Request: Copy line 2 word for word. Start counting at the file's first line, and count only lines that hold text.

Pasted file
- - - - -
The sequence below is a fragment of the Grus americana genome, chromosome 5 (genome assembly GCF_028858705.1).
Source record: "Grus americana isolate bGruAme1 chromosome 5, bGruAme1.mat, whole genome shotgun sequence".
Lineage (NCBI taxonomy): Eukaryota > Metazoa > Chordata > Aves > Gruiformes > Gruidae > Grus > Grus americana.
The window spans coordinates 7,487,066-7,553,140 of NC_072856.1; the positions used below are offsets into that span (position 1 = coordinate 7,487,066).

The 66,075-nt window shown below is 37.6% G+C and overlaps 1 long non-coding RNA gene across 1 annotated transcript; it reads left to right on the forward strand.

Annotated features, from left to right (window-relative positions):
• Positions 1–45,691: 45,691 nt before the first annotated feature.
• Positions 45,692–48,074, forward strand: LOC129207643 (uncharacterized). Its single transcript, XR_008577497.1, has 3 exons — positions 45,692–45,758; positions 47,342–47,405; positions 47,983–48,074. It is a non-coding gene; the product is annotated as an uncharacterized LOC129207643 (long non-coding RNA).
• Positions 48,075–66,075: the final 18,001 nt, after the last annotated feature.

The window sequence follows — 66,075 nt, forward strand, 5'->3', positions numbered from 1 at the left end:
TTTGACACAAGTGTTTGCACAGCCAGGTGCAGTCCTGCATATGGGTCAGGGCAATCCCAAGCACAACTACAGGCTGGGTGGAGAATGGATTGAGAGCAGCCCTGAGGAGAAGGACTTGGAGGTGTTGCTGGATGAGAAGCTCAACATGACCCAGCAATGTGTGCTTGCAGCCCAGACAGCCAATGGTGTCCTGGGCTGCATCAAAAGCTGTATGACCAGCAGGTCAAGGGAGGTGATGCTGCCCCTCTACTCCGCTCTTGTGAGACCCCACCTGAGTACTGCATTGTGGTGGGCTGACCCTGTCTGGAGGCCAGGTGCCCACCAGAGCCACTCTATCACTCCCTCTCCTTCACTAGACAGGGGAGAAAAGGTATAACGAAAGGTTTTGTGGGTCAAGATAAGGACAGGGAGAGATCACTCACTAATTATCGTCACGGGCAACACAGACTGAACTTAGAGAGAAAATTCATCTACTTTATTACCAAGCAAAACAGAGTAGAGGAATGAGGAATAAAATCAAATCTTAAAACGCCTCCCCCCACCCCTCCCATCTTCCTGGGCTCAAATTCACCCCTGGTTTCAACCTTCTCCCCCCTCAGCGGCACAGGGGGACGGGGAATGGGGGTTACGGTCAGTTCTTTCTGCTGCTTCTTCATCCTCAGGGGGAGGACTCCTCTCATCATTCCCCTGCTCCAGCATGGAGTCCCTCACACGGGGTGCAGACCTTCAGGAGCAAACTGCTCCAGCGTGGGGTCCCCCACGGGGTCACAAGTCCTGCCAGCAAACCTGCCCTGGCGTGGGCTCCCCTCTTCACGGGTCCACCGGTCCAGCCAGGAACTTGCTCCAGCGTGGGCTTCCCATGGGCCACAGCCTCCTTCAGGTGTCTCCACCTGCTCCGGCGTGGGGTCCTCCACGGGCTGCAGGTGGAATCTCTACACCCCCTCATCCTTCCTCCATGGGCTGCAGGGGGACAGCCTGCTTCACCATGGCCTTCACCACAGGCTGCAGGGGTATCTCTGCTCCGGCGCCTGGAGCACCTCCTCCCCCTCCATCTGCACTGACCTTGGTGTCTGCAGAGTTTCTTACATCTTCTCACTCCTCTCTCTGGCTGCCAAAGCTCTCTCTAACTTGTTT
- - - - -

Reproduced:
Source record: "Grus americana isolate bGruAme1 chromosome 5, bGruAme1.mat, whole genome shotgun sequence".